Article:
have sent the head to torment him; this was a troubling
He'd heard the voice of his wife's lover on the phone
once, a message
left for her as though Brown didn't exist.
"You are my wildest dreams. Missing you hopelessly but
hope," the lover had said.
"Unfortunate" was the word Brown's wife had used (via
note) when he
told her (also via note) that he'd heard the lover's message.
Brown's wife acted, in plays, TV commercials, films. The
directed her. Her face would soon appear in advertisements
forthcoming film. The anticipation of this event should
Brown with dread, with loathing for his pitiful position.
Instead...indifference. She'd told Brown he was all those
detached, unfeeling, aloof. Her words revolved through
him while she
packed, emitting silver geysers of dismay and fear, like
discursive neon glue. The weeks of her packing were the
the period of disbelief, before....
But she'd meant to hurt him with her words. That didn't
true. He hadn't always been those things, not thirty-five
indifference. Now, yes.
1. Who am I?
2. I am here to serve.
# # #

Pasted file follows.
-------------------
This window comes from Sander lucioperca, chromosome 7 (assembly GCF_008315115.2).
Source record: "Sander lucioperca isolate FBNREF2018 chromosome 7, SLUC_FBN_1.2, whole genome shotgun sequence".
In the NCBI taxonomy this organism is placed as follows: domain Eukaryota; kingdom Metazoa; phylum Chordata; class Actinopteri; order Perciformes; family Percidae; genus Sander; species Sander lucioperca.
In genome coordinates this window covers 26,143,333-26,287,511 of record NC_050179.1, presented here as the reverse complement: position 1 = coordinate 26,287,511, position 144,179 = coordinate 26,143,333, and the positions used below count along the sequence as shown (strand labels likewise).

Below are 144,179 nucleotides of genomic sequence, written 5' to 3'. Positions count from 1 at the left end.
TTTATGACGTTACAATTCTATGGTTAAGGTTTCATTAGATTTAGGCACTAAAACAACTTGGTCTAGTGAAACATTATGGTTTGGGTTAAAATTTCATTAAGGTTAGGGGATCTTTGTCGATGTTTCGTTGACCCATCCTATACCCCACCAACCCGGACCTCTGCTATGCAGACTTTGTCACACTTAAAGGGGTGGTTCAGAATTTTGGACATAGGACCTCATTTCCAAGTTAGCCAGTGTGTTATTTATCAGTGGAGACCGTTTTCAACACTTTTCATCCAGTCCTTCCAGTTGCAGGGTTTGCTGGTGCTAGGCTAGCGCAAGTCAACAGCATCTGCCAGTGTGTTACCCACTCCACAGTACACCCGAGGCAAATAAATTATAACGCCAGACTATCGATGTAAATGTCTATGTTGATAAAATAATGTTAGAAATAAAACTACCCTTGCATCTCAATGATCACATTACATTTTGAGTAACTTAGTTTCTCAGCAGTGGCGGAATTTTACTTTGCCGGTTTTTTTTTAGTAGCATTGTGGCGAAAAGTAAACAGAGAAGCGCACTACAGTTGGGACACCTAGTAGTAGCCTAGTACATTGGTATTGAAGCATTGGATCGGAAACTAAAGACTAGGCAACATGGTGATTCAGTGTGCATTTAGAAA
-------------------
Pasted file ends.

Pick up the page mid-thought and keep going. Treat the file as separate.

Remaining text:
Such a fatherly head. Brown appreciated its silent presence,
though he hated to break that silence he needed to talk.
always this indifferent. Did you know my wife left me?
It's up to
me to change. I know that. But I don't know how. And sometimes,
sometimes I like this indifference. I don't think that
irresponsible, or cold." He continued in that vein, but
conversations bored him. He wanted to hear the head speak.
How would its voice sound? Dramatic, to match its sideburns?
learned long ago that people's voices rarely matched their
appearance. In a past job, he'd gotten to know many people
phone before meeting them, and they never looked the way
envisioned them from the sound of their voice. He supposed
was true of him. But there was one whose appearance matched
voice, and she had such dark eyes. Jane McDonald. He hadn't
of her in years. She should have been his lover. With
voice, she would have prevented onset of this indifference
eliminated his passion.
He took his breakfast water onto the street-side fire
felt bad excluding the head from his company, but he didn't
share every moment with it. The head would understand.
worked out an easy relationship so far, and the head wasn't
roommates go. He took up little space. Somedaythough,
want to invite a woman home, and how would he explain
Little likelihood of that. He didn't know any women and
how to meet one. What had he done before he met his wife?
have had friends, but he couldn't remember any names.
about Jane McDonald again, but years had passed, and she
halfway across the country. She'd no doubt forgotten him
He sipped his water. Not that an Indifferentist cared.